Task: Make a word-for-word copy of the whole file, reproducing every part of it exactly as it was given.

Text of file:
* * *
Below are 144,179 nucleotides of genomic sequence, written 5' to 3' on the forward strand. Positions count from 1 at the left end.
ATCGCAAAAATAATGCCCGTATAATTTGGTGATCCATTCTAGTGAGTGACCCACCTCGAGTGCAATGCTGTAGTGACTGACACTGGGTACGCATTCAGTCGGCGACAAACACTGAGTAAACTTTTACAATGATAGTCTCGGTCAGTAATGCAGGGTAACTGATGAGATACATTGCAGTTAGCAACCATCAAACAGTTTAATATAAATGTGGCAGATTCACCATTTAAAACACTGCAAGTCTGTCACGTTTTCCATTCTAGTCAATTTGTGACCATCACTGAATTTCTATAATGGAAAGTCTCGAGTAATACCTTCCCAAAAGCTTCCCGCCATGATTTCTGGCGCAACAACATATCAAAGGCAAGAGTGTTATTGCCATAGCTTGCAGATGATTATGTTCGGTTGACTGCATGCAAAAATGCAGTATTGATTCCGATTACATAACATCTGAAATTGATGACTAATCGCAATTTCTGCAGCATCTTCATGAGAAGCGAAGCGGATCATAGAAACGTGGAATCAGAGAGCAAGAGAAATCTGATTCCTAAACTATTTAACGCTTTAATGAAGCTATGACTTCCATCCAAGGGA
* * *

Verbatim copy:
Below are 144,179 nucleotides of genomic sequence, written 5' to 3' on the forward strand. Positions count from 1 at the left end.
ATCGCAAAAATAATGCCCGTATAATTTGGTGATCCATTCTAGTGAGTGACCCACCTCGAGTGCAATGCTGTAGTGACTGACACTGGGTACGCATTCAGTCGGCGACAAACACTGAGTAAACTTTTACAATGATAGTCTCGGTCAGTAATGCAGGGTAACTGATGAGATACATTGCAGTTAGCAACCATCAAACAGTTTAATATAAATGTGGCAGATTCACCATTTAAAACACTGCAAGTCTGTCACGTTTTCCATTCTAGTCAATTTGTGACCATCACTGAATTTCTATAATGGAAAGTCTCGAGTAATACCTTCCCAAAAGCTTCCCGCCATGATTTCTGGCGCAACAACATATCAAAGGCAAGAGTGTTATTGCCATAGCTTGCAGATGATTATGTTCGGTTGACTGCATGCAAAAATGCAGTATTGATTCCGATTACATAACATCTGAAATTGATGACTAATCGCAATTTCTGCAGCATCTTCATGAGAAGCGAAGCGGATCATAGAAACGTGGAATCAGAGAGCAAGAGAAATCTGATTCCTAAACTATTTAACGCTTTAATGAAGCTATGACTTCCATCCAAGGGA